The Madonna with Child and St John Baptist is characteristic for the work of the Antwerp painter Gerard Seghers (1591-1651) at the end of the years 1630 and the beginning of 1640. At this time, Seghers had a grand reputation as a religious painter of the ancient Netherlands, but also in Europe. The painter was honored as "peintre Sa Majesté", this means painter of the court of honour of the Governors. The legend of the magnificent portrait of Seghers engraved by Van Dyck around 1635, and recited in the well known iconography testimonies of his grandeur. The paintings of Seghers were visible in numerous Churches and in prestigious private collections, like the one of the marquis de Leganés in Madrid, or in the collection of the archiduc Léopold-Guillaume in Brussels.
At the end of 1630, the style of Seghers becomes rubenian with strong colors, open spaces, abandoning the caravaggesque characteristics, acquired during his travels in Italy and Spain during the 1610s. The painter uses fluent and brown lines to identify large and majestic forms. Its smooth touch, the marmoreal complexions and the fluid drapes give the composition a great softness.
From this time also dates, " Christ appearing to his Mother after the Resurrection", performed for the chapel of Jan Vincque, founded in 1642 at the church of St James of Antwerp. We notice in this painting a putto in the lower left of the same type as our Child Jesus with bouncy belly and generous curls, and the Virgin making the same gesture with her hand.
In our Madonna with child and St John the Baptist , the colors are both intense and refined, such as the pinkish red of the Virgin's dress, of the blue-green of her coat, a subtle color often used by the Antwerp painter. Seghers has paint several times the Madonna and Child and St. John Baptist with an ever renewed invention, as in the Sacra Conversazione of Helsinki, he also deploys, but in width, this aristocratic decor with a column and a parapet overlooking a landscape. The history of the painting can be traced back to the 19th century because when the painting appears in the sale of the paintings of General Joseph-Honoré-Désiré Daigremont (1790_1866) in 1861, the catalog teaches us that the general constituted his important collection after 1816. The indefatigable collector (the 2 sales of 1861 have 381 paintings, and that of 1866, 224 numbers) bought his works in different Parisian collections (those of the princes of France). Conti, Galitzin,etc.° It has not been possible to discover the previous history of the painting wherefrom the subject is widespread. The catalog notice of Daigremont is very eloquent, evoking "a work of easel, rare, important by the freshness of Flemish colors and the nobility of the style worthy of an italian painting". The composition has not been engraved and no copy is known. In the century, the painting was probably destined for a private place where it was not visible to the greatest number. The panel is exceptionally signed, a rare fact in the work of Seghers which counts ten signed or monogrammed works (Seghers or Segers). A similar signature with a "Z" replacing the original "s" of the name appears on an autograph drawing of Seghers, "the Madonna with Child and a garland of flowers" kept at he Yale University Art Gallery (New Haven), an elegant composition, no doubt executed in the second half of the 1630s and of which no painted or engraved version is known. Gerard Seghers usually signed works for foreigners, where his name was less known than in Flanders, such as for the Capuchin Church of Solothurn, the Jesuits of Ingolstadt or Landshut or the parish church of Calais.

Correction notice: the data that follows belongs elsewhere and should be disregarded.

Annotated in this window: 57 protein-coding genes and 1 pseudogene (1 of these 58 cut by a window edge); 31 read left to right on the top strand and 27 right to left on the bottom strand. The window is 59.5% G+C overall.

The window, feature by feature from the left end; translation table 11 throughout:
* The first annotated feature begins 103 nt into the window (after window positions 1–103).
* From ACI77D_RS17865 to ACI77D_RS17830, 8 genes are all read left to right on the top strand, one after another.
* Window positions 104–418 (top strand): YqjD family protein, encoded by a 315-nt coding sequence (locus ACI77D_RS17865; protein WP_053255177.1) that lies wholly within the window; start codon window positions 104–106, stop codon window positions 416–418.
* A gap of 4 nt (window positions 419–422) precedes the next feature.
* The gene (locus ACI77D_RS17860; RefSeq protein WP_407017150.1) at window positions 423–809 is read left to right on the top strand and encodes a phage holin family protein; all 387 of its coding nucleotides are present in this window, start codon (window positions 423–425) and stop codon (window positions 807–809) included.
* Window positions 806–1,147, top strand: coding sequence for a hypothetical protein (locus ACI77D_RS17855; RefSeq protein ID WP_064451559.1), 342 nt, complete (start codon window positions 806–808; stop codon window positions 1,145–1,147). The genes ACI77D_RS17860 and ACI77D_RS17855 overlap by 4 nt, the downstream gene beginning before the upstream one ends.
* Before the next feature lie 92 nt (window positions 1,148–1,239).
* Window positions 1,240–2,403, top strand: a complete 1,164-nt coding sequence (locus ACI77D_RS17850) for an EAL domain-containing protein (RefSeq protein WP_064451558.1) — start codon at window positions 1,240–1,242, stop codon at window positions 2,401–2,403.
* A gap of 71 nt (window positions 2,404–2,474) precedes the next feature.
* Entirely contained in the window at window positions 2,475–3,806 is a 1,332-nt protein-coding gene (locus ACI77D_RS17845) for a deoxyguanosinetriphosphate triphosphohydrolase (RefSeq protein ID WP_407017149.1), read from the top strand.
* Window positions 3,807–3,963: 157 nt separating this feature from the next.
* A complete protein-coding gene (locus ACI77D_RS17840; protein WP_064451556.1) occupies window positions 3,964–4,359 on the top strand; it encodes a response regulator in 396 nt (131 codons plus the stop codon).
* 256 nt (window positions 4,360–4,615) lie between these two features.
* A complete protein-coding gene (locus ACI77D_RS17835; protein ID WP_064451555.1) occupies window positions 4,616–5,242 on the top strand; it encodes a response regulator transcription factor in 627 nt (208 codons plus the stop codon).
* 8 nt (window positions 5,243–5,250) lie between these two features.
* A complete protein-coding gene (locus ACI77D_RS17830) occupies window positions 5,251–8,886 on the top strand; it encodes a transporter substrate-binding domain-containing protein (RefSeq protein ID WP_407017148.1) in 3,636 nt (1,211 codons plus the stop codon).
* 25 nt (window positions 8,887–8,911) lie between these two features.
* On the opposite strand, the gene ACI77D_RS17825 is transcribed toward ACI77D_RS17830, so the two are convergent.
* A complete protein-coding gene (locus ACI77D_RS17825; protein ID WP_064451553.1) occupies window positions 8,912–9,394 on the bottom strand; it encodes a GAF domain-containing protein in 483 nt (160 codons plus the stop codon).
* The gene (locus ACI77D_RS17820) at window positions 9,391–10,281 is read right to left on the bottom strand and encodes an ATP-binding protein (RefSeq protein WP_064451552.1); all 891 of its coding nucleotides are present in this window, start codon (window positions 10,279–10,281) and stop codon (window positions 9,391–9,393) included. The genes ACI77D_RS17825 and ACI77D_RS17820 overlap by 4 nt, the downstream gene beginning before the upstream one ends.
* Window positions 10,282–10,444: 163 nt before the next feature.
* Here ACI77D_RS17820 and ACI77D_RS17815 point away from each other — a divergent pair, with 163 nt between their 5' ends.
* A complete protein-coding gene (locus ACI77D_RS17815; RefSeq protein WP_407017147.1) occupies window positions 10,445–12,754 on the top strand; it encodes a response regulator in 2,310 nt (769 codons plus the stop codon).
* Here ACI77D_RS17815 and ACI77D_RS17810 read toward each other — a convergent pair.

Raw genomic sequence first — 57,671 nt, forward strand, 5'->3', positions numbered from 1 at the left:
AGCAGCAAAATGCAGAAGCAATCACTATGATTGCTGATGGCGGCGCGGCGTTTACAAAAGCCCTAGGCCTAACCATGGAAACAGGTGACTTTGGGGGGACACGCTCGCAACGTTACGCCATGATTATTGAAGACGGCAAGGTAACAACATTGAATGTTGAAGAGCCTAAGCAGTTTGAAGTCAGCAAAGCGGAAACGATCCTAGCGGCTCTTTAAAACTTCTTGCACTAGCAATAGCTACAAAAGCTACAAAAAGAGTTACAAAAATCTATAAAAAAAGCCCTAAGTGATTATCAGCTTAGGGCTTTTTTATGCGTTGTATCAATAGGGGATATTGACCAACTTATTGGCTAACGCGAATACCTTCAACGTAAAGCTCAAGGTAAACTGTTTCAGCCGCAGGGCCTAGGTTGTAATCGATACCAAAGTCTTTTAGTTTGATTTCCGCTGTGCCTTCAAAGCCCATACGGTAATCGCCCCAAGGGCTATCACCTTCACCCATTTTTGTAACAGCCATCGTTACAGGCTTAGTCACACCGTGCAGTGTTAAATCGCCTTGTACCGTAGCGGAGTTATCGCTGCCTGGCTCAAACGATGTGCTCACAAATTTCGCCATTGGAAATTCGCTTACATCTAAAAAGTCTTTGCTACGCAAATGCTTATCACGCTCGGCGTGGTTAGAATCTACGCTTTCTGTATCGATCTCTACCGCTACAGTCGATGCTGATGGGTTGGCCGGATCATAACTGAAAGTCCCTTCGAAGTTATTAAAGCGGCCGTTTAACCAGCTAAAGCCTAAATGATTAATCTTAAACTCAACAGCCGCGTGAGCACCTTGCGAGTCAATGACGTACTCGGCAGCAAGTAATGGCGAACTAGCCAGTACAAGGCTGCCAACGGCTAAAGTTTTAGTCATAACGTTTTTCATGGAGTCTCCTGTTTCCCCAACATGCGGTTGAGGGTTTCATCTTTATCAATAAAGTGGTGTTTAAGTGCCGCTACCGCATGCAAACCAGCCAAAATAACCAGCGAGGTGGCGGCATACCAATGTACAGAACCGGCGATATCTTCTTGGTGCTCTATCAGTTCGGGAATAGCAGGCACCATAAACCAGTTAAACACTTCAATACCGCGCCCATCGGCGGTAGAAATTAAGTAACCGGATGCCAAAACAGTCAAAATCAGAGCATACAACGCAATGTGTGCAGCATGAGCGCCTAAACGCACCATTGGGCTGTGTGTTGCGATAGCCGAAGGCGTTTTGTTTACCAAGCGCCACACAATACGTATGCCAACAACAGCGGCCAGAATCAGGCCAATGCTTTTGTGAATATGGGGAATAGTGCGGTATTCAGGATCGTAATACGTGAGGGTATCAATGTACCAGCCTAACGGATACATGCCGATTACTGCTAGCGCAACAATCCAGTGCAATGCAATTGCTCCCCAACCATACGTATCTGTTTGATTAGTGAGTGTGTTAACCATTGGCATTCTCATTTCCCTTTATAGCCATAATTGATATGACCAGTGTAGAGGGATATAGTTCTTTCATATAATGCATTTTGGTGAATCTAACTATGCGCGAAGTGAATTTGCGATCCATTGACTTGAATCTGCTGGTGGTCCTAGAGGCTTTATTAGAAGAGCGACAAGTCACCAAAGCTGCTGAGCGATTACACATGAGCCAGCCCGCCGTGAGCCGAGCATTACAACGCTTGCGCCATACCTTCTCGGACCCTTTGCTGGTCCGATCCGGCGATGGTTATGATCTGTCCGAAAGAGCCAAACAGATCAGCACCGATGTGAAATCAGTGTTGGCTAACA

We can thus suppose that this Virgin was intended for a foreign clientele, the richness of the support on wood , undoubtedly testifies of a prestigious destination. In the XXth century the panel return by a happy coincidence in the English Convent of Bruges, through a gift of a parent of a sister before being resold by this convent.
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